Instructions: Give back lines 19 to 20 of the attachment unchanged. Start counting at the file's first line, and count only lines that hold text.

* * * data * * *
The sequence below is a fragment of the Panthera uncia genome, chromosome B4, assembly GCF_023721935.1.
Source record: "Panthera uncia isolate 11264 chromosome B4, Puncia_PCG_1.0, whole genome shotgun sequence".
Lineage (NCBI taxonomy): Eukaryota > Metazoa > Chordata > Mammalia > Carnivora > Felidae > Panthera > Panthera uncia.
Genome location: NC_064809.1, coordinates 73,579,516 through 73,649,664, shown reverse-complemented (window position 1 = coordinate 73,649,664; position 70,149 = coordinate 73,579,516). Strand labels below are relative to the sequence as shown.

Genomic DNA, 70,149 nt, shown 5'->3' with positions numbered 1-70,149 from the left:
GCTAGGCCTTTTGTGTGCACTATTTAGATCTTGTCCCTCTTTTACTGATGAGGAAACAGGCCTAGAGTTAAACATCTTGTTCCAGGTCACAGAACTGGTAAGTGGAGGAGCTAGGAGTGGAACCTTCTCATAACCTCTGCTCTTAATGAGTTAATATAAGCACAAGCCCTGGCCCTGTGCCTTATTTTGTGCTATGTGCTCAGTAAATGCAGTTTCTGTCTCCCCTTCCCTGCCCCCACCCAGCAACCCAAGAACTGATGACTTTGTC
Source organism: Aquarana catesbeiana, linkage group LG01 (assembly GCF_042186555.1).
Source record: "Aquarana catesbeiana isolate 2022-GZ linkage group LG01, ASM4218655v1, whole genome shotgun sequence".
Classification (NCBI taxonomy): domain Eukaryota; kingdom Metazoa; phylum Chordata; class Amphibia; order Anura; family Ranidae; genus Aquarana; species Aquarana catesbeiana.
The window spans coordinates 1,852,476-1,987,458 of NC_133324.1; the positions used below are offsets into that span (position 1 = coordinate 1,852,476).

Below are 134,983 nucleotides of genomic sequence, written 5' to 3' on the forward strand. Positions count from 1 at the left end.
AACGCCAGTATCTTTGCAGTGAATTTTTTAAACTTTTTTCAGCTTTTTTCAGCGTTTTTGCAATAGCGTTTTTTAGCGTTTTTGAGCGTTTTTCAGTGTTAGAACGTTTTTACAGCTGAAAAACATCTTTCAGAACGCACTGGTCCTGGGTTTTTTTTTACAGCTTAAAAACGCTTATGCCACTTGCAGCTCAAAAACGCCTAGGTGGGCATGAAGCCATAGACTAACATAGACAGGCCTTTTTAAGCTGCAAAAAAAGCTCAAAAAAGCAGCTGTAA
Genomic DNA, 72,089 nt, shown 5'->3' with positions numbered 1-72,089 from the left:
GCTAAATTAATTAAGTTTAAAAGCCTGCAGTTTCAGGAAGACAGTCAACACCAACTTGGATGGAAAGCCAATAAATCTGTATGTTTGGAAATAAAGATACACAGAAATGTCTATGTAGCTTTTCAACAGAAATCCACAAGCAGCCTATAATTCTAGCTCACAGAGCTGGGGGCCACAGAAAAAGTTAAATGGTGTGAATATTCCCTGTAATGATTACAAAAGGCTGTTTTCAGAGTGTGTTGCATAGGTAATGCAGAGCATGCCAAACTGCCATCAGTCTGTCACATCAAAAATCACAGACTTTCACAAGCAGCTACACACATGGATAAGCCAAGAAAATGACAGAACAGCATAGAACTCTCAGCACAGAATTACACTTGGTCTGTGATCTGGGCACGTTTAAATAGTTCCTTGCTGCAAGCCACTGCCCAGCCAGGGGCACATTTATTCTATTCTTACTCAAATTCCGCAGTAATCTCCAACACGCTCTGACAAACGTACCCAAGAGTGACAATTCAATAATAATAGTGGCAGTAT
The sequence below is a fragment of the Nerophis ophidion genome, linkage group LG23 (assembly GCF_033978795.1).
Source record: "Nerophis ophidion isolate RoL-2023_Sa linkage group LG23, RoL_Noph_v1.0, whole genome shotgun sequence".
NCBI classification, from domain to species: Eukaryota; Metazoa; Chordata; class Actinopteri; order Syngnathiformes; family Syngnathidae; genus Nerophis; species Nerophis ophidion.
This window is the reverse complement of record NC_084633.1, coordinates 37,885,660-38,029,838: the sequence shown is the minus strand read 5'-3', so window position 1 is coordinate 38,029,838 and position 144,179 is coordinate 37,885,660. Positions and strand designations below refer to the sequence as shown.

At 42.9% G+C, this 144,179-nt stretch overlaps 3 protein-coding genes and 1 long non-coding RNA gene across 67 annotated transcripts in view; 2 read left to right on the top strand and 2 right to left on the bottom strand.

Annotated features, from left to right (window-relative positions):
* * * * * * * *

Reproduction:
At 42.9% G+C, this 144,179-nt stretch overlaps 3 protein-coding genes and 1 long non-coding RNA gene across 67 annotated transcripts in view; 2 read left to right on the top strand and 2 right to left on the bottom strand.

Annotated features, from left to right (window-relative positions):